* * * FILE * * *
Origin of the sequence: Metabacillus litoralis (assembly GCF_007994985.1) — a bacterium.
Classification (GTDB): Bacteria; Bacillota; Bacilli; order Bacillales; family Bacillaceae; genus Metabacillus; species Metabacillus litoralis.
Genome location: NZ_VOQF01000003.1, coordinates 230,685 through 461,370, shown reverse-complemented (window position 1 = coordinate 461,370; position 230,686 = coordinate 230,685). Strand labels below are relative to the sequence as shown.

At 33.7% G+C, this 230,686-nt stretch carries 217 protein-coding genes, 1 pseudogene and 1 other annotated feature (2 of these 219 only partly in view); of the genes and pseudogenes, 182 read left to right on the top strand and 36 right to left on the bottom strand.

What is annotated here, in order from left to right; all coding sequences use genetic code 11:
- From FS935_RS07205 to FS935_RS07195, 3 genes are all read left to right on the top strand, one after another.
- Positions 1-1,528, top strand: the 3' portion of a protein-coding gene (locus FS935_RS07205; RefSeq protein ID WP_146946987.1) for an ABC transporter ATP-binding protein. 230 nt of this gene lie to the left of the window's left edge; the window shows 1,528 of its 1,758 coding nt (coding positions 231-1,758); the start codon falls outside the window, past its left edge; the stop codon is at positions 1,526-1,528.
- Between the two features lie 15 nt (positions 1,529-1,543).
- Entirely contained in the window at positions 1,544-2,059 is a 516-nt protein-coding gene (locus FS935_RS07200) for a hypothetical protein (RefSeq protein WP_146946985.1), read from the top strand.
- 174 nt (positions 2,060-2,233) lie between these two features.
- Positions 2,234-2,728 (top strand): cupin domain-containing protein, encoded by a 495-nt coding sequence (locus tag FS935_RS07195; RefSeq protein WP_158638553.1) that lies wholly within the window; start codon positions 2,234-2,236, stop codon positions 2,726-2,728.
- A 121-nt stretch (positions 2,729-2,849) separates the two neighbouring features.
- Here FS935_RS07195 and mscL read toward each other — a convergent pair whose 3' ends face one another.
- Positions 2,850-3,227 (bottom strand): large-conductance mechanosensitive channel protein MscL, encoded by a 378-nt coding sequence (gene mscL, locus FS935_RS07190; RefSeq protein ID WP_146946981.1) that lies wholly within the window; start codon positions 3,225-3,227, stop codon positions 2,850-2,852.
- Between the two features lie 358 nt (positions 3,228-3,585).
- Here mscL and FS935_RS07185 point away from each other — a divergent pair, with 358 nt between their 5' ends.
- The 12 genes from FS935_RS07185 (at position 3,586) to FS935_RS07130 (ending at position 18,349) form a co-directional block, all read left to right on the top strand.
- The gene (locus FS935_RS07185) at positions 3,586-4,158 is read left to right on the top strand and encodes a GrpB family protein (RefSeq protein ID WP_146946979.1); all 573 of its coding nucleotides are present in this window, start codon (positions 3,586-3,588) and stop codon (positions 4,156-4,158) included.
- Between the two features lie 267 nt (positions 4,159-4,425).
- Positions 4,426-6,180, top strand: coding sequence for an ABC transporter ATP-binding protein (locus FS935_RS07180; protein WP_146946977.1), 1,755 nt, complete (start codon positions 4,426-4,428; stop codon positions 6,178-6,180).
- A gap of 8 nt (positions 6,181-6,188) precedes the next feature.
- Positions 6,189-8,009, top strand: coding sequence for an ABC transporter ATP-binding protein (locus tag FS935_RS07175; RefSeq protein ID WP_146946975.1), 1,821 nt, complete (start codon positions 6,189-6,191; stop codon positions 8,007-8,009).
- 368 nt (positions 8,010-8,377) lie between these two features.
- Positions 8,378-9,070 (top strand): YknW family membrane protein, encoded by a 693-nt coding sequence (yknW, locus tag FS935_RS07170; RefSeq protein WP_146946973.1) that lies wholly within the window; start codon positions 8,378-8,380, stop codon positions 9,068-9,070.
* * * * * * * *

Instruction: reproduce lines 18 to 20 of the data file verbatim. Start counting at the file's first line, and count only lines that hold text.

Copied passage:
- The gene (locus FS935_RS07185) at positions 3,586-4,158 is read left to right on the top strand and encodes a GrpB family protein (RefSeq protein ID WP_146946979.1); all 573 of its coding nucleotides are present in this window, start codon (positions 3,586-3,588) and stop codon (positions 4,156-4,158) included.
- Between the two features lie 267 nt (positions 4,159-4,425).
- Positions 4,426-6,180, top strand: coding sequence for an ABC transporter ATP-binding protein (locus FS935_RS07180; protein WP_146946977.1), 1,755 nt, complete (start codon positions 4,426-4,428; stop codon positions 6,178-6,180).